one original talent. The servant’s imprudence enraged the Master – so much so
that the Master deemed the servant ‘worthless’. He threw out the servant from his
empire, leaving the former-servant in the darkness of uncertainty and regret.
Matthew doesn’t mix words. In his telling of this parable, there is a warning
to those whose lives have been redirected to God and those choosing not to
respond. Matthew’s message: As we await Jesus’ return, don’t forget to invest the

resources God has entrusted to you. For you will either receive a reward for your
faithfulness or judgement and exclusion for your lack of follow-through.
While God is incredibly more loving and less black-or- white thinking in
other Gospel writer’s interpretations, maybe Matthew’s warning is beneficial for us
to hear.
As followers of Jesus, we acknowledge that all we have is a gift from God.
It is our responsibility to use those gifts, not only for our benefit, but for the benefit
of others. We are to share some of what has been entrusted to us.
Yet, I don’t share my resources out of fear of God’s judgement. Rather, I
share because I know that God blesses our gifts given back to God.
I know that peoples’ lives are impacted tremendously when you and I give
back a portion of the gracious gifts we have received.
Maybe the parable of the talents as told in the Gospel of Matthew needs to
be heard. Maybe it is a stark reminder to us that our investment of God’s resources
matters.
But, we don’t have to let fear dictate our behavior. Instead, we can invite
God’s generous love to permeate us. As it does, we will be motivated in being
faithful, investing what has been entrusted to us for the sake of God’s Kingdom.
When a person is motivated by love, compassion and gratitude, fear loses its
paralyzing sting.

Scott Macaulay of Melrose, Massachusetts tells his personal story
entitled, “There’s Always Room at His Table”:

“In September of 1985, when I was 24, my folks decided to get
divorced. I was taught that to be a good son, I needed to be supportive and
loving to each parent and to my siblings. But nobody was talking to
anybody.
If you were nice to one parent, the other one would get mad at you.
So when October came, I thought, ‘What’s going to happen at
Thanksgiving?’ And I just did not like the thought of being home alone—or
anywhere alone—on Thanksgiving.

Thanksgiving is not about gifts or fireworks or hoopla. It’s a meal
around a table where you give thanks for the blessings you have, and you
really can’t do that by yourself and have much fun.
I decided to put an ad in the local paper: If people thought they would
find themselves alone, they could give me a call, and I would make a
Thanksgiving dinner. That first year, a few people came, and they had a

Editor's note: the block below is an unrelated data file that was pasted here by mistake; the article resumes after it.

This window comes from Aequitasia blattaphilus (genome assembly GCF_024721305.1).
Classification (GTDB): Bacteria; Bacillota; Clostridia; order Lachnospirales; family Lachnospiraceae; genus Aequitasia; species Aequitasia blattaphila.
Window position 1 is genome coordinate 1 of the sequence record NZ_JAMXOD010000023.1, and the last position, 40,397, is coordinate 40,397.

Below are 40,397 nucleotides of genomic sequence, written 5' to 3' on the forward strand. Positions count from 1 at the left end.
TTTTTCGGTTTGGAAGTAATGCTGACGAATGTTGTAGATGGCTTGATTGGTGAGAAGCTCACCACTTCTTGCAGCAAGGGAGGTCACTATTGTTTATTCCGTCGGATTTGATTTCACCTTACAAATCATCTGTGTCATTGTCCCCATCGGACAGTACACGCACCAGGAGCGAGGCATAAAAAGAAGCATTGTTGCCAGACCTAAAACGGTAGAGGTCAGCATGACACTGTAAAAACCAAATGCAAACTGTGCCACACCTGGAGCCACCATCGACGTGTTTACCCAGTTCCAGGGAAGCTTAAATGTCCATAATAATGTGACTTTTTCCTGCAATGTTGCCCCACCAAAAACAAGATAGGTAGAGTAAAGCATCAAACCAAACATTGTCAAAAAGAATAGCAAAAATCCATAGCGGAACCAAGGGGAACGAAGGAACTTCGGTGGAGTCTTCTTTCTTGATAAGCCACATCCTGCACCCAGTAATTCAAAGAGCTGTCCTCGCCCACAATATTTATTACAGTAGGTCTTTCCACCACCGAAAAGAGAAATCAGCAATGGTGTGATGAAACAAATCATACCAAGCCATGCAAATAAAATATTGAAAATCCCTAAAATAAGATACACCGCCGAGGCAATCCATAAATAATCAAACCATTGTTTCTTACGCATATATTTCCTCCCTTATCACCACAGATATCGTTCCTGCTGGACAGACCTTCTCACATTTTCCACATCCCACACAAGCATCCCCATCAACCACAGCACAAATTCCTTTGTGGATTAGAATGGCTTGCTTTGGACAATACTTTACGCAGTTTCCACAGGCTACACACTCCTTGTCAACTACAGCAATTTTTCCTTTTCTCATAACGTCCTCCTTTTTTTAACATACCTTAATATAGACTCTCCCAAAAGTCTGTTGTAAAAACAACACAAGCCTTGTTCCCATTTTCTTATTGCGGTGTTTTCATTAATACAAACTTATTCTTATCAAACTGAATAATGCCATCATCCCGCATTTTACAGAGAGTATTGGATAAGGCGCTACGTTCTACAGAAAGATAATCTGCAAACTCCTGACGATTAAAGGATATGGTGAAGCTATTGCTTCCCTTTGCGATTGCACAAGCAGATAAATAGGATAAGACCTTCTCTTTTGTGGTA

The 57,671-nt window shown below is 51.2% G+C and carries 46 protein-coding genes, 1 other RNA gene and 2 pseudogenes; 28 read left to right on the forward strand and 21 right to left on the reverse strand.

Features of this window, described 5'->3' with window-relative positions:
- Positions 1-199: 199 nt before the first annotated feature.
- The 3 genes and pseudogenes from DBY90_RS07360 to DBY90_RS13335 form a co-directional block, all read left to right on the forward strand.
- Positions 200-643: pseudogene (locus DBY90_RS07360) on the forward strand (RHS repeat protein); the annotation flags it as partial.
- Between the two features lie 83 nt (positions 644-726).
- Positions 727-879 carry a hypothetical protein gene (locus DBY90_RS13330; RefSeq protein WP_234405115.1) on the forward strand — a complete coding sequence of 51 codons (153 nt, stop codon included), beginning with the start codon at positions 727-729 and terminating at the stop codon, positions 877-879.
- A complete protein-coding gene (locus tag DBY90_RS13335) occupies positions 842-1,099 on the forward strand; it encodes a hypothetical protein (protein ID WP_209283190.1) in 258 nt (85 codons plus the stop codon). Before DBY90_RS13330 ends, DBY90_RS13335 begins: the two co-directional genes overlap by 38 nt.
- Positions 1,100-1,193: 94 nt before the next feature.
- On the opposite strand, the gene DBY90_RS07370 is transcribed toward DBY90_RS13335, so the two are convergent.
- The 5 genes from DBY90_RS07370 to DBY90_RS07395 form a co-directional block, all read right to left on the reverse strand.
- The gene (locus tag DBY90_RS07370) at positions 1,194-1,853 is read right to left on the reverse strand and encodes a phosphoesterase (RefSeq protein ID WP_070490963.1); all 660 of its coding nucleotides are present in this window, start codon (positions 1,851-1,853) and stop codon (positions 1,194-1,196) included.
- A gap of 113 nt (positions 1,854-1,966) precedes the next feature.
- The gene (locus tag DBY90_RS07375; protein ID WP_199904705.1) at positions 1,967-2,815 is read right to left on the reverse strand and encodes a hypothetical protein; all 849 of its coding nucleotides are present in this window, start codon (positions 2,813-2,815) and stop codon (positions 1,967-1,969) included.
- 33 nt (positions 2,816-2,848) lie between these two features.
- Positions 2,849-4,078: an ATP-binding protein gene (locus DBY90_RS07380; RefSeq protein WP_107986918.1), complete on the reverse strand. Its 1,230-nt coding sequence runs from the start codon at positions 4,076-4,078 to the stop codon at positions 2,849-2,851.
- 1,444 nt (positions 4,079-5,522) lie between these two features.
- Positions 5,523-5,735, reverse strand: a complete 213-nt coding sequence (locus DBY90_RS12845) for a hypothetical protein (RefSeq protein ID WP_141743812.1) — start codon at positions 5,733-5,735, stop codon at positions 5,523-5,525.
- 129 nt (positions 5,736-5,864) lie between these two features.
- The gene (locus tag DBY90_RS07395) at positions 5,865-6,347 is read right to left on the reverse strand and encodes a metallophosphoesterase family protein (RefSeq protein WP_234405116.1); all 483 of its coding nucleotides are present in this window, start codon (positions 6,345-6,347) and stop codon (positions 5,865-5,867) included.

good time. I was nervous about making a mess out of the food and
disappointing people. But the food was OK, and I didn’t burn anything.
I’ve held the dinner every year since. Last Thanksgiving, 84 people
showed up. Sometimes they’re new to town; sometimes they’re recently
divorced or widowed. I’ve had people who were new to the country and
didn’t speak any English, but they enjoyed my Thanksgiving dinner. I’ve
had poor people, people who come from AA, old people. Also, not counted
within that number: I always feed the police. The firefighters and EMTs are
in buildings with kitchens and can have their own Thanksgiving dinner
among themselves, but the police officers are in their cars, driving around
town on call.
Two years ago, a woman with Parkinson’s disease came, and she was
not good on her feet. She had been in a nursing home for seven years and
had never been out. Somebody told her about the dinner, and she hired an
ambulance to bring her, at $200 plus mileage. She had a great time, and she
cried when the ambulance returned to get her. She didn’t want to go home.)
Most of the people who come don’t know who I am. They know that
there’s some skinny guy in the kitchen, but they don’t know my name. I
think the theme of my life, and everything I do, could be summed up with
the name of an old hymn called “Brighten the Corner Where You Are.” I
hope my legacy will be that I came into the world, I brightened the corner,
and then I quietly left the world unnoticed.”
https://www.rd.com/true-stories/inspiring/stories- of-gratitude- powerful-love/2/

Your investment and my investment of God’s resources matters. God’s
generous love bids our attention and faithfulness. We are truly blessed. Let’s be
bold in being blessings to others.

 
St. Paul's is located at 33 W. Dixon Ave, Dayton, OH 45419; phone: 937-293-1154; fax: 937-293-3723 Office hours are Monday - Friday 9:00 a.m. to 4:00 p.m.